Item iw-glen-835 - George Brown's autobiography

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George Brown's autobiography

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GLEN glen-978-iw-glen-835

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  • 1876 (Creation)
    Brown, George

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1 folder (27 pages)

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George Blair Brown was born in Solsgirth, Clackmannanshire, Scotland on November 23, 1878. Brown trained as an engraver in Stirling and Glasgow, Scotland and he became an expert in metal chasing and repousse. Brown moved to Killam, Alberta on April 15, 1910 intent on becoming a farmer. On a holiday to Edmonton, however, he was persuaded to return to his trade as an engraver. Later he served with the Canadian Forces during the First World War and was with the 49th Edmonton Regiment from 1915 until 1919. After the war he returned to Edmonton and in 1923 he became a member of the Edmonton Art Club. Four years later, in 1927, he became Vice President of the club. He was also a member of the Canadian Society for Graphic Art and the Society of Canadian Painter-Etchers and Engravers. In 1933, Brown commenced etching and devised a method of printing, not related to a mangle or plate printing press. Brown also worked out a new process, which he called "Fire Etching" in which he used dry-point repousse and heat treatment to secure a range of colours without the use of pigment. In later years he turned to wax painting, not having the strength to handle the new plates in engraving. His etchings have been exhibited all over the world including an exhibition at the World's Fair in New York. George Brown died on November 30, 1965 in Edmonton, Alberta.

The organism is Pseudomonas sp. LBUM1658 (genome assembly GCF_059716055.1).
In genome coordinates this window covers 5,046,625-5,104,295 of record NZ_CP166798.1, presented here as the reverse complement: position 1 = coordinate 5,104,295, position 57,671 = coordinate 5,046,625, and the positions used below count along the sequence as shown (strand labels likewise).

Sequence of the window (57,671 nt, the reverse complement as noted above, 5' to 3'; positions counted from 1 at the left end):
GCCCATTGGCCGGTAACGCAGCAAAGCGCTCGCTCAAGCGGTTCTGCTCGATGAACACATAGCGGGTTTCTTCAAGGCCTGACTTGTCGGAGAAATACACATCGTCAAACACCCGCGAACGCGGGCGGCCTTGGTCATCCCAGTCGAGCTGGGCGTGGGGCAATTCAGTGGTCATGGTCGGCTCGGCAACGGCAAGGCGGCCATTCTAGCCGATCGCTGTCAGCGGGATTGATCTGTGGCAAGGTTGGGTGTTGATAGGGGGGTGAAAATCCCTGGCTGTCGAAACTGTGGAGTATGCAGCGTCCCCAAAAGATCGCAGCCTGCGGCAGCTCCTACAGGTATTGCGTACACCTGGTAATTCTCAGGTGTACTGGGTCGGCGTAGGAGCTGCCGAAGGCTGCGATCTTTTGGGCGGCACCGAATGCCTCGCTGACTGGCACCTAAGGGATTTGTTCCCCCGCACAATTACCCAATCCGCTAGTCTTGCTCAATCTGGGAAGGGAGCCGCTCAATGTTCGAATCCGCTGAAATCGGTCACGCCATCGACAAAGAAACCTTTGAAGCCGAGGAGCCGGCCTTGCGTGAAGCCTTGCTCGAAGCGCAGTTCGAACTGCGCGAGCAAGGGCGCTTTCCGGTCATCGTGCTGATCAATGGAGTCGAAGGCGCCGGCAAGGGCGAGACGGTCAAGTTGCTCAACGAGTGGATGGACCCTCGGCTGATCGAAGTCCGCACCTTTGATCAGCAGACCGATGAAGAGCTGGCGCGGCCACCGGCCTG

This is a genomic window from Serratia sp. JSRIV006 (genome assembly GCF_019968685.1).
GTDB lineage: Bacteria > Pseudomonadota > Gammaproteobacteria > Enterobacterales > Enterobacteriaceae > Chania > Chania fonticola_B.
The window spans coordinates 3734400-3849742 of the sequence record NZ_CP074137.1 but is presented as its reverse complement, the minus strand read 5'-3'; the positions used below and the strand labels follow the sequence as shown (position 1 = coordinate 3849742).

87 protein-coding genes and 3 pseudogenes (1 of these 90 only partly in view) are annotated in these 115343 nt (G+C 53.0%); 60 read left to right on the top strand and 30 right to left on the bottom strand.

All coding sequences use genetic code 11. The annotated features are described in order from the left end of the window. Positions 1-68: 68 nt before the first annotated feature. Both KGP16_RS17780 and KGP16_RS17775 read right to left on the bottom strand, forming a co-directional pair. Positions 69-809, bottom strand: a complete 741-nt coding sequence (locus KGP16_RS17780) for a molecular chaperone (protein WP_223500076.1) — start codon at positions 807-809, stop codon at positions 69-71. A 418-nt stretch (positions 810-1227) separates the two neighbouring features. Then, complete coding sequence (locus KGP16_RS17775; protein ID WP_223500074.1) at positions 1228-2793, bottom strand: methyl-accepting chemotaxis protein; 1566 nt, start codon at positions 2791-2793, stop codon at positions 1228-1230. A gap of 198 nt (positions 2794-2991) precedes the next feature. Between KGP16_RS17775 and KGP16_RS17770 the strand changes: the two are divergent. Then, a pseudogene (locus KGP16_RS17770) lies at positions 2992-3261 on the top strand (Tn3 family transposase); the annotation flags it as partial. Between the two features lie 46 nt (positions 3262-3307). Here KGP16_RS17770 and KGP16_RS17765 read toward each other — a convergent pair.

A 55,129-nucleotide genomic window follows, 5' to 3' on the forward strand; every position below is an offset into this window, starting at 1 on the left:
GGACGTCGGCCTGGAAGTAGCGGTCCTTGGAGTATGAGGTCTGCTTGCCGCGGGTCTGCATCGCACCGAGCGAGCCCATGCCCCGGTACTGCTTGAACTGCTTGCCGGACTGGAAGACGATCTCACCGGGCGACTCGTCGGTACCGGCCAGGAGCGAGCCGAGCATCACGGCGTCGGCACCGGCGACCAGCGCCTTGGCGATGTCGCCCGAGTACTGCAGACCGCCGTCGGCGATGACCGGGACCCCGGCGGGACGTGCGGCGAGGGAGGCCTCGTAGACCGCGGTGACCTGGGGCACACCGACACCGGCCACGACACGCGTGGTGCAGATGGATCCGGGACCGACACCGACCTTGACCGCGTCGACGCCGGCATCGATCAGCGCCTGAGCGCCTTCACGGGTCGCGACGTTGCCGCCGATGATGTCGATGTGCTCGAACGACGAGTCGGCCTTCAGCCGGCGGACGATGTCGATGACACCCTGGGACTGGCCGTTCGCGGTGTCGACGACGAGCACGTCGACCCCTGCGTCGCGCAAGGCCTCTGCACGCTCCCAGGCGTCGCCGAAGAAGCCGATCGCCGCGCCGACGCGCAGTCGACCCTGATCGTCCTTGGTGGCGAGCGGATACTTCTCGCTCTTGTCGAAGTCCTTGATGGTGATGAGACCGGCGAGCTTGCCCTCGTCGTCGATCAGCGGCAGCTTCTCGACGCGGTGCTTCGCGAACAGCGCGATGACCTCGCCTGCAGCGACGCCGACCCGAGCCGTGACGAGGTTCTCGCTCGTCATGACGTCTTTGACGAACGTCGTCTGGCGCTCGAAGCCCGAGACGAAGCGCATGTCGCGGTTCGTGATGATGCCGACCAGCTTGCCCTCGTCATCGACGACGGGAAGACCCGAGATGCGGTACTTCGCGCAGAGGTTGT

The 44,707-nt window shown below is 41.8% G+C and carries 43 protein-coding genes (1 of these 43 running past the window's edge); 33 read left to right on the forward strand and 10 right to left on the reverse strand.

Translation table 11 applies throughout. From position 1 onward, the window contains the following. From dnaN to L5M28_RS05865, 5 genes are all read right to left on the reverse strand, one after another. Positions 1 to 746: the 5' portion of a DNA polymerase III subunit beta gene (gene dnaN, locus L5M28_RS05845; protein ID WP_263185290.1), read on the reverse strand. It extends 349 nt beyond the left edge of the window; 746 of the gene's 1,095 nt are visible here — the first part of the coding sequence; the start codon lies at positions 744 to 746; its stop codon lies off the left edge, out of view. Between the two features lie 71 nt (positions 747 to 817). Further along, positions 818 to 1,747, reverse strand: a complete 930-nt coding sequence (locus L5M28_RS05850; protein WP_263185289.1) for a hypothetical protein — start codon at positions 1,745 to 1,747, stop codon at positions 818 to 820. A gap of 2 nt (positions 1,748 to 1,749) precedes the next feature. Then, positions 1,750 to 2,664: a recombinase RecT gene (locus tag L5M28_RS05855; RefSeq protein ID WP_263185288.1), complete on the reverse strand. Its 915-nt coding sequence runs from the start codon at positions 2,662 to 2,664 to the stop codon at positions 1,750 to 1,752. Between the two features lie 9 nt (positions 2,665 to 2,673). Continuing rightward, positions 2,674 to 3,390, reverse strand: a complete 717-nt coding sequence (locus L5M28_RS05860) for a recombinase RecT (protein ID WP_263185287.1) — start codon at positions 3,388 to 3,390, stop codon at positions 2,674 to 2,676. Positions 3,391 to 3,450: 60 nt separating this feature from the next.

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  • The material is in English.

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General note

Consists of the autobiography of George Brown, a British naval officer who volunteered on M'Clure's expedition in search of the missing Franklin Expedition (1850-1854). During this journey the Northwest Passage was navigated. This version is a photocopy of a transcript of the original.

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